By: Lauren Laubach
Student Gamecock Television at the University of South Carolina uses one of the only remaining XP computers on campus.
Microsoft is ending support for Windows XP on April 8, but SGTV's chief engineer John George says he's not too concerned about security threats to the computer because students use it strictly for making schedules and not surfing the Internet.
"With no connection to the outside world you have a lot more protection. It's like they're not going to run out and go to internet websites and those kinds of things on that computer, and that's where a lot of your viruses and your problems come in," George says.
George says he is confident the anti virus software on the device and on the campus network will protect the computer from viruses.
"Not only do we protect our network here, but then of course campus has protection on it. So you have multiple rings of protection on all the computer systems," he says.
Windows XP has been around since 2001, and it was replaced by Windows Vista in 2006. Since then, Microsoft has also come out with Windows 7 and Windows 8.
Since its release in 2001, Windows XP has had a reputation among Microsoft customers as being a reliable system. Many people haven't bothered updating to a more recent version of Windows because they're satisfied with XP.
George says SGTV's limited budget and the reliability of the XP computer up to this point also affects his decision to continue using it.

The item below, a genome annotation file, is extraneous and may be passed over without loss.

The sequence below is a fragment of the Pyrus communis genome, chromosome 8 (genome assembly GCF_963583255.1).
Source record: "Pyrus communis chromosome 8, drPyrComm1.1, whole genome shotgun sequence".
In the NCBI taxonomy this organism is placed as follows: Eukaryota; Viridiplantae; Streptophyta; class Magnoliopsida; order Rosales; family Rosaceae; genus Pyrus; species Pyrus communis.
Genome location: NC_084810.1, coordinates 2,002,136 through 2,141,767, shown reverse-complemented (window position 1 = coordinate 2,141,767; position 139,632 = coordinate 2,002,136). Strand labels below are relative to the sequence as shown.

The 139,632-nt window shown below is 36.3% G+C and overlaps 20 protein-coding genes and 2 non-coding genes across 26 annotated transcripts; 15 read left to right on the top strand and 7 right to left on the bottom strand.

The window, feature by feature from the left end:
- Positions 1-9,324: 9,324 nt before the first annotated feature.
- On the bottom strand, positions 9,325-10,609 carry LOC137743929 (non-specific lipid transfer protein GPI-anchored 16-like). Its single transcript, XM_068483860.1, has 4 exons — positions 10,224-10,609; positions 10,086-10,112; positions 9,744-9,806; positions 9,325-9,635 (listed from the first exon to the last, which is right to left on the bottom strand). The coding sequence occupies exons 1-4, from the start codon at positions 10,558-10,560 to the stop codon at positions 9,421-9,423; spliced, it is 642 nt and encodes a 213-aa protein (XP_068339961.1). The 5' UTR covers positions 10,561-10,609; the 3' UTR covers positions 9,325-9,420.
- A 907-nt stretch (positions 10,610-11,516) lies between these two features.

"We just had dollars we had to put in other areas, and that machine had been operating properly and we have not had any problems with it, so that's why it hasn't been changed out yet," George says.
Other technology experts, however, believe continuing to use the Windows XP operating system after April 8 is risky.
Jill Chappell-Fail, a Senior Information Resources Consultant at USC, says anti virus software will only go so far in protecting XP computers.
"The virus protection will only write for current viruses. It still doesn't address the shortcomings of the operating system. Even though you're behind a firewall here on campus I would not take that as being the most secure situation you could be in" she says.
Chappell-Fail says hackers will immediately try to exploit XP systems once Microsoft ends security support and stops updating the system.
"As Microsoft has updated Windows 7 and Windows 8, they're built on code that originally was in XP. Every time they come out with an update for those operating systems they're showing the flaws of the system before. So they (the hackers) are waiting," she says.
Chappell-Fail says people who continue to use Windows XP after April 8 should take other precautions to protect their computers from hackers and viruses.
"Don't connect your computer to the Internet, don't share files with other computers and don't connect thumb drives to your computer," she says.
John George says SGTV's Windows XP computer is as secure as it possibly could be because of anti virus software and not connecting to the internet, but he acknowledges there is never a guarantee.
"It should be secure. I'll never say 100 percent. It doesn't matter if we have Windows 8 or the latest and greatest software protection. Anything can happen," George says.
Experts generally agree the safest bet for XP users would be to upgrade to a newer operating system.
You can find out more about Microsoft's software update options on their website.